I took a break from Minecraft for a while. Everyone was focusing on this new beta of Minecraft, and I wasn’t able to run it nearly as smooth as the old classic version. When I came back, I had a better computer, thanks to a wonderful friend who I haven’t spoken to in years, but always wished to be annonymous. I could play again! But it was kind of boring. I tried starting my own servers, and quickly ran into problems. Low and behold, where is support for these things, on IRC! I was right at home! I came for help, and stayed to provide the assistance I could to new people. I did this on and off for a few years. It was a great hobby for me. I ended up helping someone get their servers up and running, and really for the first time was doing something I truly enjoyed doing with Minecraft since beta came out. This is not where my life would have led me if I had not moved in with Jeff the first time.

Shawn and I get back in communication. I end up going to his place for a weekend to visit. Some time later, he’s going to move again, and I help him move.

I’m sitting doing some work on this other fella’s server, and keeping an eye on the IRC support channel I was in. This person, presumably a girl, asked some questions – I answered the best I could. After a few weeks, we had become pretty good friends. But I couldn’t tell how old she was – not that it mattered, our friendship was open, public and innocent, but I was just a bit confused. Some days it seemed like she was this mature adulting person who had life together, but then she sometimes seemed like a 12 year old – playful, creative and curious – You know, the good parts of 12 year olds. So I told her. She never told me her age, but confirmed she was much older than 12. Then one day, she shared a picture of her brand new swimming pool and spa. Oh! She’s either much older than 12, or REALLY has her life together for being 20 something. It’s a beautiful picture. I told her "One day, you wait and see, I’ll be swimming in that pool!" More to tease her, intentionally coming across as a bit creepy. We were at that level of friendship. Or so I thought. She didn’t reply for what seemed an eterity! I was crushed! I just ruined a good friendship over something silly.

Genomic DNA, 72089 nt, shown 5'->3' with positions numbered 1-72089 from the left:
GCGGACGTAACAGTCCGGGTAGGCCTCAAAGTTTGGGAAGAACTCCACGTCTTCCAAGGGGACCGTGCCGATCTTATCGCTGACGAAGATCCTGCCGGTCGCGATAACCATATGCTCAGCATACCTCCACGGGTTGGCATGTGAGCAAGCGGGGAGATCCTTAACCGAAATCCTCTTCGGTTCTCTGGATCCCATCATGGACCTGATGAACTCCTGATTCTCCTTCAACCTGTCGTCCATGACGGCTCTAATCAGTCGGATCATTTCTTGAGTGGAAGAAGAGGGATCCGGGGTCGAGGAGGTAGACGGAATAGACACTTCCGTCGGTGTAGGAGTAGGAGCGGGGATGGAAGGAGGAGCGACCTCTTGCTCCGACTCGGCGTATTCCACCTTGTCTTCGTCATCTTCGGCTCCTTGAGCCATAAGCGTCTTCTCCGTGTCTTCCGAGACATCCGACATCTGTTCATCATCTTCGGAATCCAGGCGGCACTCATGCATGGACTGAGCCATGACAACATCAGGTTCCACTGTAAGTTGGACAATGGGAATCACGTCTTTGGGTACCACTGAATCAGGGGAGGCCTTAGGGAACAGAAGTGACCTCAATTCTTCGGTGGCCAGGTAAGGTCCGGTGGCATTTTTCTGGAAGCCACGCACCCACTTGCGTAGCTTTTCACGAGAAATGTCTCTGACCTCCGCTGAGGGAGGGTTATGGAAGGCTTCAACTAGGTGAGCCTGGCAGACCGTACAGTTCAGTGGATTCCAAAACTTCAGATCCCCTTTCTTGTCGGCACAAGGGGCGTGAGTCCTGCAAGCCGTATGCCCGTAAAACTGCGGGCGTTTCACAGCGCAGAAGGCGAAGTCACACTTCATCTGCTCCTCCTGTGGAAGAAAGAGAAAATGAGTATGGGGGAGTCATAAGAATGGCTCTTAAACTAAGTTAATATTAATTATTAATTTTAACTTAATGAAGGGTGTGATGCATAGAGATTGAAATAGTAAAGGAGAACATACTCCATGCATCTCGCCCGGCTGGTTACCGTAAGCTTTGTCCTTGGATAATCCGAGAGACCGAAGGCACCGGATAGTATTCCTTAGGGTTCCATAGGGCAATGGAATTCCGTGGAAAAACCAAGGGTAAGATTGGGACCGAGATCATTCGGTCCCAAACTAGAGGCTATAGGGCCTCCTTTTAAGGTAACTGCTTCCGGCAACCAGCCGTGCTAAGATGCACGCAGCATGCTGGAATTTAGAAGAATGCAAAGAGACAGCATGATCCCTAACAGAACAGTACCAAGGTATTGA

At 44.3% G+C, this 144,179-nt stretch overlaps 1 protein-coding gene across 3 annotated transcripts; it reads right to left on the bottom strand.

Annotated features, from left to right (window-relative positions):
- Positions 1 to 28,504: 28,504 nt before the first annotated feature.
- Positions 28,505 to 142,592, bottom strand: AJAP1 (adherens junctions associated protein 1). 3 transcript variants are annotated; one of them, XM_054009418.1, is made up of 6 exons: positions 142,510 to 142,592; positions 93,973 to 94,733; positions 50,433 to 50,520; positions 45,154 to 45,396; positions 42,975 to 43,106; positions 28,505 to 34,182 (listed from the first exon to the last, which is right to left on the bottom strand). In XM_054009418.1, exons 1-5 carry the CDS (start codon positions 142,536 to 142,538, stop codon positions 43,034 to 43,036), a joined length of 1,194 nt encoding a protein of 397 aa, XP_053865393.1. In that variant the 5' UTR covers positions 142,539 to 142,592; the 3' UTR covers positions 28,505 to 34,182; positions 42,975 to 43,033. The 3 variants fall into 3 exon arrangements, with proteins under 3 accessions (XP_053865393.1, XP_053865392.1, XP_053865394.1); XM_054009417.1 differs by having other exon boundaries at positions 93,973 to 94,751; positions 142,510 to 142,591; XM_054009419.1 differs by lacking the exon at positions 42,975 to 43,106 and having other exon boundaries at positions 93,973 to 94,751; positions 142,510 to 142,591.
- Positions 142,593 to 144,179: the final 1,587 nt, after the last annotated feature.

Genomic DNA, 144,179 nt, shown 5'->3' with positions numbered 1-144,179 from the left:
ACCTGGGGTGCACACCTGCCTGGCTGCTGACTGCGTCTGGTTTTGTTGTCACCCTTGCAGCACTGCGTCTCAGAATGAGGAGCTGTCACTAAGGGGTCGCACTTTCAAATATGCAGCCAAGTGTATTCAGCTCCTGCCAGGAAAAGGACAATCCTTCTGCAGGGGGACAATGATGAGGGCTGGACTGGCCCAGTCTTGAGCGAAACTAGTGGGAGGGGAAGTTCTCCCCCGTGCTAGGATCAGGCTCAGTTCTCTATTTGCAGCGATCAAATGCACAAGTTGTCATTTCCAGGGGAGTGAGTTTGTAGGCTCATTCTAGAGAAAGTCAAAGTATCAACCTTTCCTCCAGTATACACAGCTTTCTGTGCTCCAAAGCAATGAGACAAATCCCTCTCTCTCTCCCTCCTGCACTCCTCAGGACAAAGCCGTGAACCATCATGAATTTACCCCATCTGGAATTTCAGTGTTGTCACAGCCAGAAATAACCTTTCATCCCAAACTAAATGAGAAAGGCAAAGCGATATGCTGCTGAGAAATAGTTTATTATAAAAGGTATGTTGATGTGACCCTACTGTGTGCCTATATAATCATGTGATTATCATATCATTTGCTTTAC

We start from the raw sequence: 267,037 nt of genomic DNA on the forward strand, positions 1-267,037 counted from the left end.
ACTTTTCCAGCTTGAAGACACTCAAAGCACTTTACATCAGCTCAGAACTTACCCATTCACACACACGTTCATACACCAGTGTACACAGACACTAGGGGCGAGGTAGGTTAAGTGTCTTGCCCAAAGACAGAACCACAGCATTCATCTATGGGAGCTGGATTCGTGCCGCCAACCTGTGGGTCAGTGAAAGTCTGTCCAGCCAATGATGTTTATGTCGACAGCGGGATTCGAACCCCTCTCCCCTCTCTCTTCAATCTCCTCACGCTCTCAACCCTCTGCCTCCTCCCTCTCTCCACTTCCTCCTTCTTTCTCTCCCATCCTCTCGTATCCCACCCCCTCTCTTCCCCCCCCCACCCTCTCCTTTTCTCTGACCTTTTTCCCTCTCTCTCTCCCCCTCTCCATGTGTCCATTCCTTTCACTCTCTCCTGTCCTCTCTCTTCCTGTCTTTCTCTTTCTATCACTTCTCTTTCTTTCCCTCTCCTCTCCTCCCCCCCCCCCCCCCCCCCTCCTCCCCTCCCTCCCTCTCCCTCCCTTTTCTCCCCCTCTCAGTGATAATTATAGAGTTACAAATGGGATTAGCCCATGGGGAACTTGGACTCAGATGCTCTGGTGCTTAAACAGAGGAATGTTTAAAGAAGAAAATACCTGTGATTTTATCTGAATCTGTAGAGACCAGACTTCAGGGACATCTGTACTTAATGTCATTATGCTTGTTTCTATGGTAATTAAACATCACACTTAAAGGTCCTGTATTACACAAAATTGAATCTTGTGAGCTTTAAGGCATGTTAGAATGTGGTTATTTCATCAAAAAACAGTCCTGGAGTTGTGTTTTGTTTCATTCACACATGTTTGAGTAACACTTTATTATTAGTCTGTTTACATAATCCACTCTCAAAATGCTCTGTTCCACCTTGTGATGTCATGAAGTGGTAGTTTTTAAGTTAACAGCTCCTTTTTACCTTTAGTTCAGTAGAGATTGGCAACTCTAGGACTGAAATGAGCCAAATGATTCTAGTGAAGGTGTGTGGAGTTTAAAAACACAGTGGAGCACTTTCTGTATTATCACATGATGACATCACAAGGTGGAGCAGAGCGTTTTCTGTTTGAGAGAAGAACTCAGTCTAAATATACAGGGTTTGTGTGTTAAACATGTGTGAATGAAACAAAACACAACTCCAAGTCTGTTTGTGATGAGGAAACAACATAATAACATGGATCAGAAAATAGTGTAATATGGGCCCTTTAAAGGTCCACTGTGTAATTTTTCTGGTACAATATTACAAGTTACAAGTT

Well, later that day, she did reply. She insinuated that me swimming in her new pool was not out of the question. Woah! I’m thinking we’d meet up for a lunch or something, I don’t know. We both live in the same state, within an hours drive. So, completely possible.

About this time, Shawn is moving out of state, to Pennsylvania. He asks me to help him move, again. So I do. I figure it’ll be a week or so. We get up there, and there’s a lot of work that needs to be done, so I offer to stay and help. I’m doing this for a good few months. Great times. We learn a lot about construction, remodeling, and even gardening! We’ve got one more trip down to Florida, for more stuff, and Shawn has some business to tend to. I let this woman I’ve been friends with know, and that I’d like to meet up with her one day while I’m down, to have lunch. She agrees! Amazing! She drove out to meet us, and had a fantastic time! But time’s up, and Shawn and I have to head back up north. She sends me along with a cell phone, so we can keep in contact. She’s going to London for Minecon. Yeah, things were a bit more serious than friends, I’m quite happy to say. We talked every evening. I had been fighting it for months, but after that weekend, I knew I was in love. She was too, apparently!

It’s August again, 2015. I’m done helping Shawn with what we can do. I’m planning to head home, when she tells me I should come visit her first. She’ll pick me up from the air port, and I can stay at her home for a while, and swim in that beautiful swimming pool she has! I never left. In fact, I married her in 2017. Something I never thought I would do in life is get married. It’s been an amazing 4 years. An amazing 4 years that I never would have had if Hurricane Charley hadn’t so wonderfully destroyed everything I knew those 15 years ago. It was a long road, but one so very worth it. It was a journey I had to take to be ready to be the person I am for myself, and for her. I can’t help but look back today and say "This was God’s plan all along, and I know he waited until I was ready to let her I meet!" To this day, I love my wife some very much, and would give the world for her.

There’s not a day where we’re separated due to work where I do not miss you with every ounce of my being. For so long, I felt a void in my life, in my being, in my soul, one which only you have ever been able to satisfy. I love you Cindy!

New Linux Install!

Today, I found a wonderful deal on a small VPS over at Ionos: 1 vCore (Xeon Gold 5120 @ 2.2GHz), 512MBs RAM and 10GBs SSD storage – all for $2 per month.